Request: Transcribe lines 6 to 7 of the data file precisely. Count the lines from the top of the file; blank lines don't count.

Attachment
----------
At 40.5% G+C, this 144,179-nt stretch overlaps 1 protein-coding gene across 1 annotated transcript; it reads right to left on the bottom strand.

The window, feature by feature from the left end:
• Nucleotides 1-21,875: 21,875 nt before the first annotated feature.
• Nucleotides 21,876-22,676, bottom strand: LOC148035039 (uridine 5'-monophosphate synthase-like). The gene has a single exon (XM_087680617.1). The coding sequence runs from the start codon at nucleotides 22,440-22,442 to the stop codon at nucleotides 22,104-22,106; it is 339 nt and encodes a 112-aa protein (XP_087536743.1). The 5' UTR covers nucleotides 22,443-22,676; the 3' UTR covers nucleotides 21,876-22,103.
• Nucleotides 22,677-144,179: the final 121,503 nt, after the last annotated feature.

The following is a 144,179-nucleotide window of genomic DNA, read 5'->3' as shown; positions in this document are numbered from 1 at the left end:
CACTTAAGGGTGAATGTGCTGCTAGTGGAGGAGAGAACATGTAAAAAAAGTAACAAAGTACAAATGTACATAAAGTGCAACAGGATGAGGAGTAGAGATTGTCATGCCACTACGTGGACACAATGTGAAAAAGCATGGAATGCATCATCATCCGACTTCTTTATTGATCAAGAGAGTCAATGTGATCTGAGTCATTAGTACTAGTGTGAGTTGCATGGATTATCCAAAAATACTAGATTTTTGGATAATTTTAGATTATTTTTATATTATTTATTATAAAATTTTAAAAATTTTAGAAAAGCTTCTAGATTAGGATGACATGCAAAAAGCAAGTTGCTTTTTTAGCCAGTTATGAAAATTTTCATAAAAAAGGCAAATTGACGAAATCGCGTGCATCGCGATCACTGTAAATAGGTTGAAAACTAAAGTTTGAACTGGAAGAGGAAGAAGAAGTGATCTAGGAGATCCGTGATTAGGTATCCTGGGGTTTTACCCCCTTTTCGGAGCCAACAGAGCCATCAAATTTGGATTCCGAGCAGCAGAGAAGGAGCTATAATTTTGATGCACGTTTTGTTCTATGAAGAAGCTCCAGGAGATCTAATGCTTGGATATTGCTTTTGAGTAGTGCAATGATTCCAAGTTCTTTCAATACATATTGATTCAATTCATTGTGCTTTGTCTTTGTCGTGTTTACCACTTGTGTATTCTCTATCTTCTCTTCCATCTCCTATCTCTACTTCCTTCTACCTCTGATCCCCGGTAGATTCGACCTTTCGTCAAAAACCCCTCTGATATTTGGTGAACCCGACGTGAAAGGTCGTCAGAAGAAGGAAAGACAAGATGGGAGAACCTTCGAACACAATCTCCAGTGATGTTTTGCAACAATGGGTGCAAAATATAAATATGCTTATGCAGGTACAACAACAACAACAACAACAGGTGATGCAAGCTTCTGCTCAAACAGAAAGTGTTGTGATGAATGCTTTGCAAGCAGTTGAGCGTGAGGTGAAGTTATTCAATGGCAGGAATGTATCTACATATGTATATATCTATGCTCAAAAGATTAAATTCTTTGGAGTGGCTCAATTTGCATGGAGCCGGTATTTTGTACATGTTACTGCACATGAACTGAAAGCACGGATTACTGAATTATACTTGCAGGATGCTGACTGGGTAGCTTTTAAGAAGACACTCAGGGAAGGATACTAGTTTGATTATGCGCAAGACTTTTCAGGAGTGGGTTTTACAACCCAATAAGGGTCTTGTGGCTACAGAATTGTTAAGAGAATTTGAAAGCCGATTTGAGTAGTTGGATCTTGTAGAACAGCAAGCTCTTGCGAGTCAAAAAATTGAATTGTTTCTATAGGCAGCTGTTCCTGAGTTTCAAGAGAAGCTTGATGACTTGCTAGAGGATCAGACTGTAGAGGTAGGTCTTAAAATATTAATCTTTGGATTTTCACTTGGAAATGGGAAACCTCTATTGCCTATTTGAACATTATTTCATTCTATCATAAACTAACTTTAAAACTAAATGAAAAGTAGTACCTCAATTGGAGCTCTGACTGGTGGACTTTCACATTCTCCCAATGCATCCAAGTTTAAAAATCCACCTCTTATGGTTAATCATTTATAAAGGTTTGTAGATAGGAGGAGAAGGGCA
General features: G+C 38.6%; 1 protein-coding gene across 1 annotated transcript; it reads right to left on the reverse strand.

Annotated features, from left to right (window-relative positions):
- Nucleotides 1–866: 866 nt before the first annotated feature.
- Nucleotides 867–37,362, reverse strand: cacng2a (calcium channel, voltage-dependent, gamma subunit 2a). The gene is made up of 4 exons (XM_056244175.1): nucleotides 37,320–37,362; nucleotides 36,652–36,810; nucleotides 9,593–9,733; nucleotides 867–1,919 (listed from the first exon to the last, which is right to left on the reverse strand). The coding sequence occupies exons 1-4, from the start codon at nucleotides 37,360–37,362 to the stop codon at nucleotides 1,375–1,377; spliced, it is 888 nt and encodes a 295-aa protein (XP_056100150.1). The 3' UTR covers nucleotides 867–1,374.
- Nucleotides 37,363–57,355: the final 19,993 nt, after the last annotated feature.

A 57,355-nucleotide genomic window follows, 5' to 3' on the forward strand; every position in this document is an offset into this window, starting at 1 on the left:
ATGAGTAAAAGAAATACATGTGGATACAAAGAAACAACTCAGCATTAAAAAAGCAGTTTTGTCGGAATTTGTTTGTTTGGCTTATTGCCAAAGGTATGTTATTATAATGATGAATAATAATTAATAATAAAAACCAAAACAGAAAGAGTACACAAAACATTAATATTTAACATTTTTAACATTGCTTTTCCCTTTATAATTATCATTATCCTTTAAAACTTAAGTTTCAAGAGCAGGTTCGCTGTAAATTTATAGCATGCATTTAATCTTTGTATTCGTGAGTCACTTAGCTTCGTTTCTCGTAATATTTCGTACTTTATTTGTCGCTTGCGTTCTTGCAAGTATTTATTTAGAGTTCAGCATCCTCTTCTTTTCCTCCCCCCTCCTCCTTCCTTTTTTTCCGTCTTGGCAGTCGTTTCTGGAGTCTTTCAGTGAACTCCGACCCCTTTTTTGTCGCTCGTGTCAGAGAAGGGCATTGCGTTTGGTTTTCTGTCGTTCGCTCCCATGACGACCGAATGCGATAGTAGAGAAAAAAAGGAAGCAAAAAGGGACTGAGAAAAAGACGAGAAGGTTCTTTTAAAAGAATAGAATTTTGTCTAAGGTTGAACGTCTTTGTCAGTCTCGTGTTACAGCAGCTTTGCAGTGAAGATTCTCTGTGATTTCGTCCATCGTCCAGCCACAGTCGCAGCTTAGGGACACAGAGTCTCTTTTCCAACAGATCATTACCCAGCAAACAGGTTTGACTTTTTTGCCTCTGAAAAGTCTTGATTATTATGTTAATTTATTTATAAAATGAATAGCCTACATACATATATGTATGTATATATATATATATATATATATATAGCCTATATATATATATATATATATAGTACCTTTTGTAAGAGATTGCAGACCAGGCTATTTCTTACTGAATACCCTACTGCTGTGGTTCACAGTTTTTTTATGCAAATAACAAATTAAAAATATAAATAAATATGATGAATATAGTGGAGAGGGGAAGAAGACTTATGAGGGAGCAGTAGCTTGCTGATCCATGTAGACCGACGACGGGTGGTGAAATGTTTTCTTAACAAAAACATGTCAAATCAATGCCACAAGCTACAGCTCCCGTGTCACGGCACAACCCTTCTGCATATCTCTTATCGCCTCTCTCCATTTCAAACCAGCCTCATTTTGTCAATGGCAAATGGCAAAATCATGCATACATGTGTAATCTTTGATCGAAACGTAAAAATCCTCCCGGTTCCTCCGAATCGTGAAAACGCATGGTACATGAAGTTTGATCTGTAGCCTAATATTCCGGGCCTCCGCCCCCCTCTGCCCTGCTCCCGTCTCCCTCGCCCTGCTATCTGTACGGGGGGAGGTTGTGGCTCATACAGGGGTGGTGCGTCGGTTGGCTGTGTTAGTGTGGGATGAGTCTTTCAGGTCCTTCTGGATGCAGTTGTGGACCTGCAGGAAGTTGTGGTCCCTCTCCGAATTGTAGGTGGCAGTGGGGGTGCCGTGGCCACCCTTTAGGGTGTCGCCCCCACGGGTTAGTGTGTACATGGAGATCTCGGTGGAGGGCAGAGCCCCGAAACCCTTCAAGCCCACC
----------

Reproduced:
The following is a 144,179-nucleotide window of genomic DNA, read 5'->3' as shown; positions in this document are numbered from 1 at the left end:
CACTTAAGGGTGAATGTGCTGCTAGTGGAGGAGAGAACATGTAAAAAAAGTAACAAAGTACAAATGTACATAAAGTGCAACAGGATGAGGAGTAGAGATTGTCATGCCACTACGTGGACACAATGTGAAAAAGCATGGAATGCATCATCATCCGACTTCTTTATTGATCAAGAGAGTCAATGTGATCTGAGTCATTAGTACTAGTGTGAGTTGCATGGATTATCCAAAAATACTAGATTTTTGGATAATTTTAGATTATTTTTATATTATTTATTATAAAATTTTAAAAATTTTAGAAAAGCTTCTAGATTAGGATGACATGCAAAAAGCAAGTTGCTTTTTTAGCCAGTTATGAAAATTTTCATAAAAAAGGCAAATTGACGAAATCGCGTGCATCGCGATCACTGTAAATAGGTTGAAAACTAAAGTTTGAACTGGAAGAGGAAGAAGAAGTGATCTAGGAGATCCGTGATTAGGTATCCTGGGGTTTTACCCCCTTTTCGGAGCCAACAGAGCCATCAAATTTGGATTCCGAGCAGCAGAGAAGGAGCTATAATTTTGATGCACGTTTTGTTCTATGAAGAAGCTCCAGGAGATCTAATGCTTGGATATTGCTTTTGAGTAGTGCAATGATTCCAAGTTCTTTCAATACATATTGATTCAATTCATTGTGCTTTGTCTTTGTCGTGTTTACCACTTGTGTATTCTCTATCTTCTCTTCCATCTCCTATCTCTACTTCCTTCTACCTCTGATCCCCGGTAGATTCGACCTTTCGTCAAAAACCCCTCTGATATTTGGTGAACCCGACGTGAAAGGTCGTCAGAAGAAGGAAAGACAAGATGGGAGAACCTTCGAACACAATCTCCAGTGATGTTTTGCAACAATGGGTGCAAAATATAAATATGCTTATGCAGGTACAACAACAACAACAACAACAGGTGATGCAAGCTTCTGCTCAAACAGAAAGTGTTGTGATGAATGCTTTGCAAGCAGTTGAGCGTGAGGTGAAGTTATTCAATGGCAGGAATGTATCTACATATGTATATATCTATGCTCAAAAGATTAAATTCTTTGGAGTGGCTCAATTTGCATGGAGCCGGTATTTTGTACATGTTACTGCACATGAACTGAAAGCACGGATTACTGAATTATACTTGCAGGATGCTGACTGGGTAGCTTTTAAGAAGACACTCAGGGAAGGATACTAGTTTGATTATGCGCAAGACTTTTCAGGAGTGGGTTTTACAACCCAATAAGGGTCTTGTGGCTACAGAATTGTTAAGAGAATTTGAAAGCCGATTTGAGTAGTTGGATCTTGTAGAACAGCAAGCTCTTGCGAGTCAAAAAATTGAATTGTTTCTATAGGCAGCTGTTCCTGAGTTTCAAGAGAAGCTTGATGACTTGCTAGAGGATCAGACTGTAGAGGTAGGTCTTAAAATATTAATCTTTGGATTTTCACTTGGAAATGGGAAACCTCTATTGCCTATTTGAACATTATTTCATTCTATCATAAACTAACTTTAAAACTAAATGAAAAGTAGTACCTCAATTGGAGCTCTGACTGGTGGACTTTCACATTCTCCCAATGCATCCAAGTTTAAAAATCCACCTCTTATGGTTAATCATTTATAAAGGTTTGTAGATAGGAGGAGAAGGGCA